I would highly recommend this book especially as there aren't many books written about the royal family between Queens Victoria and Elizabeth II.
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12 of 14 people found the following review helpful By Hisame on 6 Dec. 2006
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Not only is this book somewhat rushed and you are given the feeling almost as if the author ran out of enthusiam but it seems that whoever he got to proof read it also ran out of enthusiam - what could have been a very interesting book is turned into a GCSE History paper full of spelling mistakes and grammatical errors. I am disapointed with Van Der Kist as I expect more from his work.
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5 of 6 people found the following review helpful By Elaine Hughes on 28 July 2011
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I have read books from this author before and each i do i vow not to buy any more but i always do as he writes about subjcts i am interested in.
I have two main gripes about this book.
Firstly the author is always very biased towards the royal family and in my opinion writes everything through rose coloured glasses.
They cannot do any wrong in his eyes. He writes how Queen Mary is often accused of neglecting and hiding away their son John who was epileptic, he goes on to say how this is not true as she did visit him from time to time when their duties allowed.
If this is not negecting a young child i don't know what is. Call a spade a spade.
Secondly the book mainly focuses on the two elder brothers, the abdication and the life of Edward with Wallis Simpson whilst just giving lip service to the other siblings.
I think the book would have ben more accurate if it had been titled The life of Edward and Wallis Simpson.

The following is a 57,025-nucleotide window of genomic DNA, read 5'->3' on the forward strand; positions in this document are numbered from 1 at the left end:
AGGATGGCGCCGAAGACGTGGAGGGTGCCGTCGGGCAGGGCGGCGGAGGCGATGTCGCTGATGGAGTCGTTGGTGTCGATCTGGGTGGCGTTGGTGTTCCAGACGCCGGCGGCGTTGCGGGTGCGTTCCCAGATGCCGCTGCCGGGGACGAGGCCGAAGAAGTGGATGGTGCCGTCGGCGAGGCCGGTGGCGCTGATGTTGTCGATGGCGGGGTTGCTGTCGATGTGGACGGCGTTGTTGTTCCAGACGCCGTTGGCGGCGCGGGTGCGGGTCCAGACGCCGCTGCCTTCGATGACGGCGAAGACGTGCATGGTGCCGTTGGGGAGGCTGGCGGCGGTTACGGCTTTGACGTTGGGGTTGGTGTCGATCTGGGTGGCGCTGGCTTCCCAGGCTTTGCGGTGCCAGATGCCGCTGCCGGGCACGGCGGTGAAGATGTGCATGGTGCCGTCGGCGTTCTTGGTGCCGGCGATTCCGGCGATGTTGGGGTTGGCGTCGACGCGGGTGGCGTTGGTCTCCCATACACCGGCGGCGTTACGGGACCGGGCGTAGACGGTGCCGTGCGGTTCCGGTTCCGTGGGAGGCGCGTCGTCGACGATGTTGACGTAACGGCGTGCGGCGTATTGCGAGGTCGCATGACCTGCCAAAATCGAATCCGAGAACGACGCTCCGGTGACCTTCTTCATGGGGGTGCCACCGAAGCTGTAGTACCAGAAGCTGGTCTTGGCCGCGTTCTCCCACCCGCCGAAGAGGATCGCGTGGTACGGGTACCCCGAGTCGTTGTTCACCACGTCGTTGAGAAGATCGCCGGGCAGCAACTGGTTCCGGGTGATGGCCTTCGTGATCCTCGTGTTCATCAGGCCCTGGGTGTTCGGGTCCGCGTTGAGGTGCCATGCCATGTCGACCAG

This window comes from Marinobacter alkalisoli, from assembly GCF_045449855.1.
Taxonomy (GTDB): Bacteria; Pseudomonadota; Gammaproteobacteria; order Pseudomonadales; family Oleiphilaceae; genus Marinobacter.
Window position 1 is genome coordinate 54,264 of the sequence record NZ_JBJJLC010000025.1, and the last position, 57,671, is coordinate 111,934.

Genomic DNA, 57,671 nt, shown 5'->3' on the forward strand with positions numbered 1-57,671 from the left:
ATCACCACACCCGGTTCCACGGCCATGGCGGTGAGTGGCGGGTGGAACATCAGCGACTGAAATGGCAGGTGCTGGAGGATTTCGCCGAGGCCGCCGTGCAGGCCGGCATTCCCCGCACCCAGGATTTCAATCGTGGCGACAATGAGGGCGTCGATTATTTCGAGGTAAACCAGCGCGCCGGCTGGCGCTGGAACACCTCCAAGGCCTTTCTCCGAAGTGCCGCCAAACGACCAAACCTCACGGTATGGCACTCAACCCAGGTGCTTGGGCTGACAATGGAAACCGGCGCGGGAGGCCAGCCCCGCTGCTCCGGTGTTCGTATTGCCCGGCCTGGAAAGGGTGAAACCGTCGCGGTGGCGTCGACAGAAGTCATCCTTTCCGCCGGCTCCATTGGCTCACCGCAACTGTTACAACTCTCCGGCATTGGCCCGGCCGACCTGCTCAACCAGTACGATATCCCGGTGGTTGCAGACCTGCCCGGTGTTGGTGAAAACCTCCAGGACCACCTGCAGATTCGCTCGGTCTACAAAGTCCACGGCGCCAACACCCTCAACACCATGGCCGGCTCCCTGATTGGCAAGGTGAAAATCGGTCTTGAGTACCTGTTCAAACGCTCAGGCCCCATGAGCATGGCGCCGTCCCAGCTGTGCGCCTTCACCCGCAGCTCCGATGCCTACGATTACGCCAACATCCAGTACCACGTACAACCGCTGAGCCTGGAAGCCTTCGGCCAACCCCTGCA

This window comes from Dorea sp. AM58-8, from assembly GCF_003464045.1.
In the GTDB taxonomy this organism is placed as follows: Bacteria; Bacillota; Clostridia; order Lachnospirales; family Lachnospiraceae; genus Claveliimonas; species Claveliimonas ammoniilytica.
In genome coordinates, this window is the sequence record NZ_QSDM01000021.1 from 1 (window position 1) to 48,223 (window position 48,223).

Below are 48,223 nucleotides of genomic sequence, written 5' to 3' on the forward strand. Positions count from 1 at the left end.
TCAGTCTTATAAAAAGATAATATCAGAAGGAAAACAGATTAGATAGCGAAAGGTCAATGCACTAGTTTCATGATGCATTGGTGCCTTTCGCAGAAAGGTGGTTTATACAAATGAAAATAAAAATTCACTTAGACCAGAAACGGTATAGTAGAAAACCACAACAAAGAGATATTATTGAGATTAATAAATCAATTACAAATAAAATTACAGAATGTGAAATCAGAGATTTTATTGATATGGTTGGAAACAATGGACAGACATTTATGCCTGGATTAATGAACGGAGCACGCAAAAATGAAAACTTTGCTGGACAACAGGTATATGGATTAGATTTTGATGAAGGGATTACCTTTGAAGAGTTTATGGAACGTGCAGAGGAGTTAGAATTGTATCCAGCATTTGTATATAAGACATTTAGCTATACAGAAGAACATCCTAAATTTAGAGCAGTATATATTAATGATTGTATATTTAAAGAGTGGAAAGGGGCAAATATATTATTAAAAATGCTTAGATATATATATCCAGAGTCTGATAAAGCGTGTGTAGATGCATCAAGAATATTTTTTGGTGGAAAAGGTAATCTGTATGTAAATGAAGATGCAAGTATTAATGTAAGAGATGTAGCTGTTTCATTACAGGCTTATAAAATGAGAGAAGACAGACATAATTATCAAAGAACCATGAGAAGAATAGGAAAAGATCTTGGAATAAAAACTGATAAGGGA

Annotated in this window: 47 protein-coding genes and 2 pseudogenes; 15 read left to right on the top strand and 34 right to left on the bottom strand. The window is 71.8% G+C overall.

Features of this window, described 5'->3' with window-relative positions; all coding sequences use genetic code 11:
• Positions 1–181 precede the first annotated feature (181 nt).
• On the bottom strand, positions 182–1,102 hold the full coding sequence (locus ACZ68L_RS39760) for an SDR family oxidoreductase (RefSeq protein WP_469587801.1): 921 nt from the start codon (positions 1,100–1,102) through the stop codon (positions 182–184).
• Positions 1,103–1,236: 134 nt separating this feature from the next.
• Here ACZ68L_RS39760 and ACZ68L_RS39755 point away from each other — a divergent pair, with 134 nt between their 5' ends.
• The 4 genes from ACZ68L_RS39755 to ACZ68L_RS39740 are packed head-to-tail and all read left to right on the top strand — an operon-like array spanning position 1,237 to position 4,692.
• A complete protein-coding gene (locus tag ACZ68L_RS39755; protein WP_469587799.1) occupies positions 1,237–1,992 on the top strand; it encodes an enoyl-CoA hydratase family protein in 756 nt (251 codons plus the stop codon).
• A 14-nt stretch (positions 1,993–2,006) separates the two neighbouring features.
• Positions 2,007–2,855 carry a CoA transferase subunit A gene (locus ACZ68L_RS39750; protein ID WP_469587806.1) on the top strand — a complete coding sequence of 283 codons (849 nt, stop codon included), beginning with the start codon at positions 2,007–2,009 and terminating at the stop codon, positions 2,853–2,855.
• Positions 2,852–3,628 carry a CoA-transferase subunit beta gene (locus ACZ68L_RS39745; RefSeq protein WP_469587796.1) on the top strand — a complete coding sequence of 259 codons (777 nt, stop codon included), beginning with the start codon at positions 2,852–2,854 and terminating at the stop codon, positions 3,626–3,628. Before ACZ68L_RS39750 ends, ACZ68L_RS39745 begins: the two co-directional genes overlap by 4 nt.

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1 of 1 people found the following review helpful By Guido Kuwas on 21 Feb. 2014
Format: Kindle Edition Verified Purchase
I enjoyed reading this book because it was very informative and entertaining. I would recommend it to all who want to know more about the British monarchy. However, there are many glaring spelling mistakes in this Kindle edition and I call upon the author to revise this book to correct these.
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By Historian on 10 May 2014
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I feel the book was written in the way the Royal Family wished. Do we all think that Edward VIII was determined to abdicate? Perhaps the Duchess of York had already decided that if she couldn't marry the Prince of Wales, the Duke of York should strangely become king. The weird circumstances surrounding the death of Prince George, Duke of Kent is not examined although it remains one of the most suspicious removals of yet another troubled son of George V and Queen Mary. The Duke of Gloucester is almost written out as is Princess Mary and the tragedy of Prince John hardly explained.

The author cannot say a good word about Wallis Simpson even as Duchess of Windsor, no woman can be as black as Van der Kiste paints her,some comments are surely from his own imagination.

A very skewed version of all members of the family.
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1 of 1 people found the following review helpful By British bobby on 31 Mar. 2012
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A fascinating read, although it focuses unsurprisingly on Edward VIII and George VI. I thought there'd be more equal sections on each of the children - John barely gets a page.

And whoever did the spell checking needs a slap.